Vast garden in Stillorgan Park for €1.45m

Five-bed Edwardian in quiet Blackrock cul-de-sac

  • Address: 39 Stillorgan Park, Blackrock, Co Dublin
  • Price: € 1,450,000
  • Agent: Sherry FitzGerald
This article is 8 months old

A 240ft rear garden is one of the best features of an Edwardian property in a Blackrock cul-de-sac. On a sunny April afternoon, there’s a glimpse of a fox strolling down near its end, beyond the arch formed by two tall trees halfway along its length. The house, built in 1901, has been owned by one family for many years: it seems in good condition but new owners will likely want to renovate and modernise it. The 223sq m (2,400sq ft) semi-detached five-bed is for sale through Sherry FitzGerald for €1.45 million.

The house – originally called Drummany – is one of four built in Stillorgan Park by builder James Lawlor, apparently for his children, according to agent Ronan O’Hara. Original features include the front door with stained glass panels which opens into a tiled front porch and a carved timber staircase that rises up three storeys to the top of the house from the panelled front hall.

There are two large interconnecting reception rooms off the left of the hall with double doors in a wide arch. Both rooms have large marble fireplaces, ceiling coving and centre roses. The drawingroom at the front of the house has a tall box bay window, with stained glass panels. The diningroom at the rear has a window and a door opening onto the back garden.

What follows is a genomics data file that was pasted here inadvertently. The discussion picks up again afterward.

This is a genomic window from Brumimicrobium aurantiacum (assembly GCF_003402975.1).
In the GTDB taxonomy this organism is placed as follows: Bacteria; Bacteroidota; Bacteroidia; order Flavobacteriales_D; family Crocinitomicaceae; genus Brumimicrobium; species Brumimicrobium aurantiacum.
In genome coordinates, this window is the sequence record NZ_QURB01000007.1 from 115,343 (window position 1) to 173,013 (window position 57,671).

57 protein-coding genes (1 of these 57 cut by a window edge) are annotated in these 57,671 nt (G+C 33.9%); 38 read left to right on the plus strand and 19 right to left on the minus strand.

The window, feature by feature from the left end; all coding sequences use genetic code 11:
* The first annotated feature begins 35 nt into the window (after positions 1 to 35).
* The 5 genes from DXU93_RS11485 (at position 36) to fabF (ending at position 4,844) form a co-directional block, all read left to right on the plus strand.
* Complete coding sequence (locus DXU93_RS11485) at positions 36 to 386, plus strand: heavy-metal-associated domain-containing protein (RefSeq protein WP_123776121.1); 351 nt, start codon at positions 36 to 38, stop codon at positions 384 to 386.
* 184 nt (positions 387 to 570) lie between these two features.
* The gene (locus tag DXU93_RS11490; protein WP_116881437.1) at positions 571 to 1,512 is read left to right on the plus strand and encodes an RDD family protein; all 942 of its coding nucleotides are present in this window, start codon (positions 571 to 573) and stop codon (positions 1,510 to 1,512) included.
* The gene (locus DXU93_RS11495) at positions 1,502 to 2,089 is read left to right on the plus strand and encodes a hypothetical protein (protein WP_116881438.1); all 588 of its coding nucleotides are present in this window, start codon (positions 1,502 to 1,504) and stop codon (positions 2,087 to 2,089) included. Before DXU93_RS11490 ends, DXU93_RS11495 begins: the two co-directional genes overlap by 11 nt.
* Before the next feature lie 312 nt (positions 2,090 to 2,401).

A carved timber staircase rises up three storeys to the top of the house.
A carved timber staircase rises up three storeys to the top of the house.
Kitchen and dining area.
Kitchen and dining area.

A few steps at the end of the hall lead into the kitchen/breakfastroom: by modern standards, it’s dated although well maintained. It has oak units and a beamed ceiling over a large table that stands next to an imposing dresser filled with china.

A few steps from here lead into a cosy family room, an extension added by the owners: it has a beamed ceiling too and a raised brick fireplace. A door from here opens onto the back patio. It seems likely that new owners may reconfigure the space at the back of the house to create a modern open-plan kitchen/sittingroom looking onto the garden.

Upstairs, on the first return, there’s a double bedroom and a recently updated family bathroom beside it. There are three more bedrooms – two doubles and a box room that may once have been a nursery – on the first floor and a fifth double bedroom at the top of the house next to a dated shower room. These rooms are good-sized, with potential for en suites to be added.


The back garden, sheltered by high walls, has been well cared for: flowerbeds on either side of the long lawn are filled with mature bushes. Halfway down, at what seems to be the end of the garden, tall trees form a tunnel that opens into a secret garden with another long lawn where there are fruit trees and a copper beech.

The large rear garden.
The large rear garden.

There’s room to park three cars in the gravelled front garden, and a side entrance to the back.

Stillorgan Park is a quiet road, confusingly located off busy Stillorgan Park Road: it was turned into a cul-de-sac more than 20 years ago when its junction next to Carysfort Avenue was closed off.